Since this is a blog and not an official report of this show I have left out a lot of worthy art and a lot of names among the 16 artists who worked to make this event happen. For myself it was a joy and an honor to be a part of this year’s show.

I couldn’t leave out this photo of one of the food dishes contributed by artist Sybille Palmer. There were other artistic offerings of seed-related food but this took the prize. And yes, I had one of the tasty morsels even though it looked too beautiful to eat.

Fall Excursions

This was taken in the parking lot next to the Tesuque Village Market (ta-sook-ee). The Tesuque Pueblo tribal land north of Santa Fe is bisected by the highway between Taos and Santa Fe, so anyone familiar with that route passes through signs for the three (I believe) Tesuque exits. This is where I met up with my friend for a jaunt to Santa Fe to get some needed art supplies and take a stroll down Canyon Road, a popular place for art galleries. Neither of us had taken that art walk for years and felt it was time to freshen our impressions.

This is the season when the peppers ripen to reds and oranges and find themselves strung into ristras. We spotted this decorative use of fresh ristras on an archway leading to one of the galleries on Canyon. Note the use of marigolds strung together as well. The gallery was called Galerie Corazon and was set back a bit behind another place very near the street. The owner seems very set on creating a beautiful atmosphere both inside and outside the gallery. You could feel the “corazon” (heart).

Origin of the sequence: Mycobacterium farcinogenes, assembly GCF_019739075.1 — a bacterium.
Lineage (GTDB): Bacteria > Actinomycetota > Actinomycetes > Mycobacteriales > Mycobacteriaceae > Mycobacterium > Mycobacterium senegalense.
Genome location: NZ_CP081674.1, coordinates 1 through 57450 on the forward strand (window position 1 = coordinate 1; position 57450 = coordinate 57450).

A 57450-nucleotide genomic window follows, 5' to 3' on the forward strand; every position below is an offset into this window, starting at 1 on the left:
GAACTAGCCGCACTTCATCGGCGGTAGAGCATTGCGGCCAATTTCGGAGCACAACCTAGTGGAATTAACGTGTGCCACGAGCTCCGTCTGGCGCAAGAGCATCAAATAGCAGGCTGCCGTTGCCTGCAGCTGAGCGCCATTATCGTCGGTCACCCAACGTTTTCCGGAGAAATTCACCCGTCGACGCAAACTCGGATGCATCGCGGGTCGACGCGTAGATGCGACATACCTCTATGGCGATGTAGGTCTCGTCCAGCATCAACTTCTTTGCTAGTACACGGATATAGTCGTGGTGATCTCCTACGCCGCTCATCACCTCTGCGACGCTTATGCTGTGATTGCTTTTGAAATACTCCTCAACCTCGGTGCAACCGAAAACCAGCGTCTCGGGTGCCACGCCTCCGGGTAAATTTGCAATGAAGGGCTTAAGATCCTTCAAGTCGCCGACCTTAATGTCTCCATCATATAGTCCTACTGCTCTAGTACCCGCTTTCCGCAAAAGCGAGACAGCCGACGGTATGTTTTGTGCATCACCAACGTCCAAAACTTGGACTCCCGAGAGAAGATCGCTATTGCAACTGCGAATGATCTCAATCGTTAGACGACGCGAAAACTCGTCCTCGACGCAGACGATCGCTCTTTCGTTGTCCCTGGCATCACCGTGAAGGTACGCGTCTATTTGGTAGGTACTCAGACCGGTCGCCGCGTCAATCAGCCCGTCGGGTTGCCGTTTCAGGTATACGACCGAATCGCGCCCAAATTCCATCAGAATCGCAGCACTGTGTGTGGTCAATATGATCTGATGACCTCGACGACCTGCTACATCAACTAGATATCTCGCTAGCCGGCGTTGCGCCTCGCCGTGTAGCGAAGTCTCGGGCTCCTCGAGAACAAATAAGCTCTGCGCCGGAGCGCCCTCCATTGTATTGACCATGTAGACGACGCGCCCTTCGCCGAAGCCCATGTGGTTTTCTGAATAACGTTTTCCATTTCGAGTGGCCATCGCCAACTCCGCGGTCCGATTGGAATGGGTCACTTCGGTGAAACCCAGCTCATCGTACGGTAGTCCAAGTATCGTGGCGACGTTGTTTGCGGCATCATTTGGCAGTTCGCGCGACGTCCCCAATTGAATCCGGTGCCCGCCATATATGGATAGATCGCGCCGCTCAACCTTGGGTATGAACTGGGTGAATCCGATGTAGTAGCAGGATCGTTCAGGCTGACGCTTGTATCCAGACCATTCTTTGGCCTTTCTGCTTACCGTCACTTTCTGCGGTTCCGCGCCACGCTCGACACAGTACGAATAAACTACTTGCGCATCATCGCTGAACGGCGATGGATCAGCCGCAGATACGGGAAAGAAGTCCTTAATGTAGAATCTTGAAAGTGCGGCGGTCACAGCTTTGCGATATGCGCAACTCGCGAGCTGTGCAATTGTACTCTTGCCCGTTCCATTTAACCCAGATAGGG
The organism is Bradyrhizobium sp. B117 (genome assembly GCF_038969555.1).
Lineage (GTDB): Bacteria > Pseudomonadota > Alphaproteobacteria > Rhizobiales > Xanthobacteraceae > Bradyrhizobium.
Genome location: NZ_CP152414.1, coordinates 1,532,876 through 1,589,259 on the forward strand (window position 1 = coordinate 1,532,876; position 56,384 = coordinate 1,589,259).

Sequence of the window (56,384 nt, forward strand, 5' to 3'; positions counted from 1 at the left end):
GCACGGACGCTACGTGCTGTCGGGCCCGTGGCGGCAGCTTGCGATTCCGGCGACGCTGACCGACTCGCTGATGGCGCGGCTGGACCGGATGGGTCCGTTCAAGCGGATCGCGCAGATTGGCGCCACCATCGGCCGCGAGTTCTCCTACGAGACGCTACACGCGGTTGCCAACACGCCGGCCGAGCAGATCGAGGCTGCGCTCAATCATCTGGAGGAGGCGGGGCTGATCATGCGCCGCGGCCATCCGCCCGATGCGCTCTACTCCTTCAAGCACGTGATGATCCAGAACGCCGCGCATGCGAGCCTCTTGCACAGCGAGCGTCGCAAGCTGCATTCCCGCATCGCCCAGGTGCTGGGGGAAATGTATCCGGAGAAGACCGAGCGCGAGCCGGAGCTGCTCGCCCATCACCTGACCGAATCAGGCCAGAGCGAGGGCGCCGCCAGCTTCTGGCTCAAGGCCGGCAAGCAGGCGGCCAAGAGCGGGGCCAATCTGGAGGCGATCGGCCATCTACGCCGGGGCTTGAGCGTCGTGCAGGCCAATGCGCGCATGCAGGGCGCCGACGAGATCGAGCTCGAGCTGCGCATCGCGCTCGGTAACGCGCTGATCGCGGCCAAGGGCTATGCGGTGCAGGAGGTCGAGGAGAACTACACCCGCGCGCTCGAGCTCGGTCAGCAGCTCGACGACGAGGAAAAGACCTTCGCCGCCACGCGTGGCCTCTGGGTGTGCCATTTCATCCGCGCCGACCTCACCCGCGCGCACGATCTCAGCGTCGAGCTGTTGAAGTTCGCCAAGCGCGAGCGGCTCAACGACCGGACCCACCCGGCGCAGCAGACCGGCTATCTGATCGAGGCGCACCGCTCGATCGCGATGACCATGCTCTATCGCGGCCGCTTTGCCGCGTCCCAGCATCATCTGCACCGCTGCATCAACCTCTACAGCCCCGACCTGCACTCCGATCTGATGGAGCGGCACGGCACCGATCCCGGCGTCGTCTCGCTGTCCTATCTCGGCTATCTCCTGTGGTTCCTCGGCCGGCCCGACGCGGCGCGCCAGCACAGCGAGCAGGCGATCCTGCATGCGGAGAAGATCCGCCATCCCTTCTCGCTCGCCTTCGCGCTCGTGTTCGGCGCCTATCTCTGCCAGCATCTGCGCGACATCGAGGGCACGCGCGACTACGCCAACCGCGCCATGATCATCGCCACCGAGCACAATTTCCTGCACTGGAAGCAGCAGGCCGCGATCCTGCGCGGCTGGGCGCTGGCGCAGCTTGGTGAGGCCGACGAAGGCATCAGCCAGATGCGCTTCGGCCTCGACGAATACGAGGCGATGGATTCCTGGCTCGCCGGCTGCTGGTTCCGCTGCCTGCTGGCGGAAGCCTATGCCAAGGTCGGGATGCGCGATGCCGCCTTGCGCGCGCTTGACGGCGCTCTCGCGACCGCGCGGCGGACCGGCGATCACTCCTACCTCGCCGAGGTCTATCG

The next day I drove over to Ojo Caliente (hot springs) after turning in the SEED3 paintings I’ve been working on more or less intensely for several months. My reward.

The stretch from West Rim Road over to Hwy 285 was magically strewn with Chamisa in full glory. I stopped briefly for this quick photo just so I could talk about the wonder of the drive right now. Make me think of the “yellow brick road.” I find Chamisa very uplifting, the way it blooms with such enthusiasm, a bright yellow, just when other plants are slowing down.

This is a view of Ojo Caliente from the direction of their hiking trails, west looking east. The building with the scalloped front faces is the original/historic main building which now houses the restaurant, wine bar and guest rooms. Soon all those Cottonwood trees to the east of the buildings will be a solid brush stroke of yellow.

Just had to add this dramatic photo I took on the way home down through the Rio Grande Gorge leading to Pilar. This was taken soon after I crossed the bridge and on the side away from the river. I could tell there was ample moisture there because there was a group of cattails nearby. Yes, I picked one of them, just starting to explode with its seeds, for the SEED3 show. In any case this is our friend Chamisa blooming next to a Cottonwood–nature’s authoritative description of the color yellow. At first I thought the Cottonwood was an Aspen, but definitely not, judging from the bark. That will be another, later blog–Aspens up on Taos Mountain.

These fallen Cottonwood leaves have found their final resting place just under the Chamisa plant in the previous photo.

And just to prove that I really did drive along the Rio Grande today I offer this river shot reflecting the bright blue sky of the day. The weather could not have been more perfect. When I got home I had a short visit with my landlord and he said yesterday it rained on the property pretty hard for a brief time. I would never have imagined it. He said he was in town coming toward Talpa and could see a big rain cloud over it, and sure enough it rained pretty hard for awhile, but not in town and certainly not at Ojo. So much for weather in the mountains of New Mexico.

Home again! Gotta love the Heavenly Blue Morning Glories next to those sweet blue doors I painted a year ago.

Mystery mandala plant I saw on my Ojo hike